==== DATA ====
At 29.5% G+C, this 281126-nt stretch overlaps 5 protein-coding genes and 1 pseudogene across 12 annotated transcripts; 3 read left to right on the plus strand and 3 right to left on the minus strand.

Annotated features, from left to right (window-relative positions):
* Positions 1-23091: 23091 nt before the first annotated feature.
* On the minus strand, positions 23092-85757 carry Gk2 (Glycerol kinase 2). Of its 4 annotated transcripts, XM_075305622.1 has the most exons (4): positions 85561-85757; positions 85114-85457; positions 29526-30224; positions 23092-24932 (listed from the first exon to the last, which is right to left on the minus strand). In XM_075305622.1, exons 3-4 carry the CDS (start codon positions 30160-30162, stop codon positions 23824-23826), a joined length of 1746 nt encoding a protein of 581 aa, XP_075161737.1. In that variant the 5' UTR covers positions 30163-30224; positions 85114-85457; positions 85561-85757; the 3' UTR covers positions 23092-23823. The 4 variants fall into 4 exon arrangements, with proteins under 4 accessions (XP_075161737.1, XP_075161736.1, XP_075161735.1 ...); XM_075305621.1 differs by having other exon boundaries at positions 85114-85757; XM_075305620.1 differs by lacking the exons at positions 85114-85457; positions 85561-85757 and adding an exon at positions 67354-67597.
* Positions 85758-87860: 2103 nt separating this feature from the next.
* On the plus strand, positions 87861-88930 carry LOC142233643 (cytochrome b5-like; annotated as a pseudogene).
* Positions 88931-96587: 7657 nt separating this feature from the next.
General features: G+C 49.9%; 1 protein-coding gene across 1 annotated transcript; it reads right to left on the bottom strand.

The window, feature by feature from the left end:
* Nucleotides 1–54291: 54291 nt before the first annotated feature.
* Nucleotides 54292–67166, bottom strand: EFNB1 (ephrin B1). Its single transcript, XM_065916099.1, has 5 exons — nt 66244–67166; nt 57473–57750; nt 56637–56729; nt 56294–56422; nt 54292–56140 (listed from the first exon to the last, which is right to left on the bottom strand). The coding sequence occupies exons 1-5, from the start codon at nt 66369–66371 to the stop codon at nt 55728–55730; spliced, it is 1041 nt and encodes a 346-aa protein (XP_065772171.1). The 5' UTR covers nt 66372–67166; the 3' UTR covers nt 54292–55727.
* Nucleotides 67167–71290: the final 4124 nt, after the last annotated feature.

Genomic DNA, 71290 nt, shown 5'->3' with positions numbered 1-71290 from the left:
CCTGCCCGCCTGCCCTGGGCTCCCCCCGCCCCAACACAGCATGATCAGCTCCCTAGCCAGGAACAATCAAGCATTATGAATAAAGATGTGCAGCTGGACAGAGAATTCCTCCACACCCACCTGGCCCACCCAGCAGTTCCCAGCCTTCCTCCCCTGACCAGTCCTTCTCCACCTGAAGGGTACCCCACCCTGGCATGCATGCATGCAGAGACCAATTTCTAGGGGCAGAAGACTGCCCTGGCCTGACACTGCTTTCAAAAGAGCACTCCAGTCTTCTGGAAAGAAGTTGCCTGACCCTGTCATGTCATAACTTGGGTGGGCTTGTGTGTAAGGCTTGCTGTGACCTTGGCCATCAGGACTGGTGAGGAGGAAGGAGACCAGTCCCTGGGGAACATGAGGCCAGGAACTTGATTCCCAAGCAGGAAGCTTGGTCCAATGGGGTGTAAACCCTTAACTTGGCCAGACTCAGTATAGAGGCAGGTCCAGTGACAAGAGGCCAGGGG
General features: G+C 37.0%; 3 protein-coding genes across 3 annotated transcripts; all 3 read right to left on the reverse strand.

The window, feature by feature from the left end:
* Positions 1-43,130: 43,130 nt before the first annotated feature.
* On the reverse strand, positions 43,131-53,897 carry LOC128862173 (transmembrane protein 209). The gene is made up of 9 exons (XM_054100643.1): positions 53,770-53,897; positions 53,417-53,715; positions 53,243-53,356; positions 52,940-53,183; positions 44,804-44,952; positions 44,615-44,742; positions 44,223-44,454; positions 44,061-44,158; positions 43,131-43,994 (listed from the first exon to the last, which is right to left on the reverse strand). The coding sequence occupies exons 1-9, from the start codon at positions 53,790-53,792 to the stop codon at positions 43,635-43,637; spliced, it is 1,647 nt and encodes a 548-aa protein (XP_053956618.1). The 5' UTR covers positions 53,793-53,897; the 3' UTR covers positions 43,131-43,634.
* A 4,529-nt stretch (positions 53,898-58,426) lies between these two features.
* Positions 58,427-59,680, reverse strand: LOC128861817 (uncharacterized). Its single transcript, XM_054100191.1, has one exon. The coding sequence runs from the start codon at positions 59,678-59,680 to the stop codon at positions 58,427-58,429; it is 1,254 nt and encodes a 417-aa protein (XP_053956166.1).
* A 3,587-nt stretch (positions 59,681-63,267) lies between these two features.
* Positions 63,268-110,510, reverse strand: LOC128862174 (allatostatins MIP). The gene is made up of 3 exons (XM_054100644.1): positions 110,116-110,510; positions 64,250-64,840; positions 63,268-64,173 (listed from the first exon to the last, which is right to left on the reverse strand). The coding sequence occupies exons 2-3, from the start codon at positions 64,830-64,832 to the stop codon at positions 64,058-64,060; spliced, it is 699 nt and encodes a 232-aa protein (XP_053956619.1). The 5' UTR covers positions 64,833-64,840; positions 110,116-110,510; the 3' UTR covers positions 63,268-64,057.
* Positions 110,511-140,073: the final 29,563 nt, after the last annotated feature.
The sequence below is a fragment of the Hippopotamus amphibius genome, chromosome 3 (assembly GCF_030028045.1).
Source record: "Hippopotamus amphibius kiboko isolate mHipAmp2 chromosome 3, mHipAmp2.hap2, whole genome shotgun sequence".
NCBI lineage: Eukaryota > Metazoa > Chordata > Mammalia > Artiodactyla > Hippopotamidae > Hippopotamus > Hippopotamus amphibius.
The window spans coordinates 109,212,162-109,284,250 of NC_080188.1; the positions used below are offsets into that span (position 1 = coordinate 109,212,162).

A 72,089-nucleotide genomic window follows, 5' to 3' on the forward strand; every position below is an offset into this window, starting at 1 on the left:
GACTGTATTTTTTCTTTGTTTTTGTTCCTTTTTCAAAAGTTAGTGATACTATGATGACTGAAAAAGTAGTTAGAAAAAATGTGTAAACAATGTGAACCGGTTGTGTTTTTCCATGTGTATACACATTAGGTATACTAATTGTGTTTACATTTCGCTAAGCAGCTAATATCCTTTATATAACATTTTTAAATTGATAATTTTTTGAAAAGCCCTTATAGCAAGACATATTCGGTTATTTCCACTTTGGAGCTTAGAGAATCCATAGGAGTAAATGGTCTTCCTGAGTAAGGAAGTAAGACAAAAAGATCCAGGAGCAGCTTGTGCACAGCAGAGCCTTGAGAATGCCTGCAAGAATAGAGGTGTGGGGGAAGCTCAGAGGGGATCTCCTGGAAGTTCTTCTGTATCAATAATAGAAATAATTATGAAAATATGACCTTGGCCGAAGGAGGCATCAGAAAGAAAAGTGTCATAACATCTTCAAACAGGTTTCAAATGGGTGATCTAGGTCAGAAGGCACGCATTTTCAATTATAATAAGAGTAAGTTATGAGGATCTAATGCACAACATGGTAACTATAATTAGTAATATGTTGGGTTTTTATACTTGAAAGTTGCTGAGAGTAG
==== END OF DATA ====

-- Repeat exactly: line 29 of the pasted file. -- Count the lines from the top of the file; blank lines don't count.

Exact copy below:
GACTGTATTTTTTCTTTGTTTTTGTTCCTTTTTCAAAAGTTAGTGATACTATGATGACTGAAAAAGTAGTTAGAAAAAATGTGTAAACAATGTGAACCGGTTGTGTTTTTCCATGTGTATACACATTAGGTATACTAATTGTGTTTACATTTCGCTAAGCAGCTAATATCCTTTATATAACATTTTTAAATTGATAATTTTTTGAAAAGCCCTTATAGCAAGACATATTCGGTTATTTCCACTTTGGAGCTTAGAGAATCCATAGGAGTAAATGGTCTTCCTGAGTAAGGAAGTAAGACAAAAAGATCCAGGAGCAGCTTGTGCACAGCAGAGCCTTGAGAATGCCTGCAAGAATAGAGGTGTGGGGGAAGCTCAGAGGGGATCTCCTGGAAGTTCTTCTGTATCAATAATAGAAATAATTATGAAAATATGACCTTGGCCGAAGGAGGCATCAGAAAGAAAAGTGTCATAACATCTTCAAACAGGTTTCAAATGGGTGATCTAGGTCAGAAGGCACGCATTTTCAATTATAATAAGAGTAAGTTATGAGGATCTAATGCACAACATGGTAACTATAATTAGTAATATGTTGGGTTTTTATACTTGAAAGTTGCTGAGAGTAG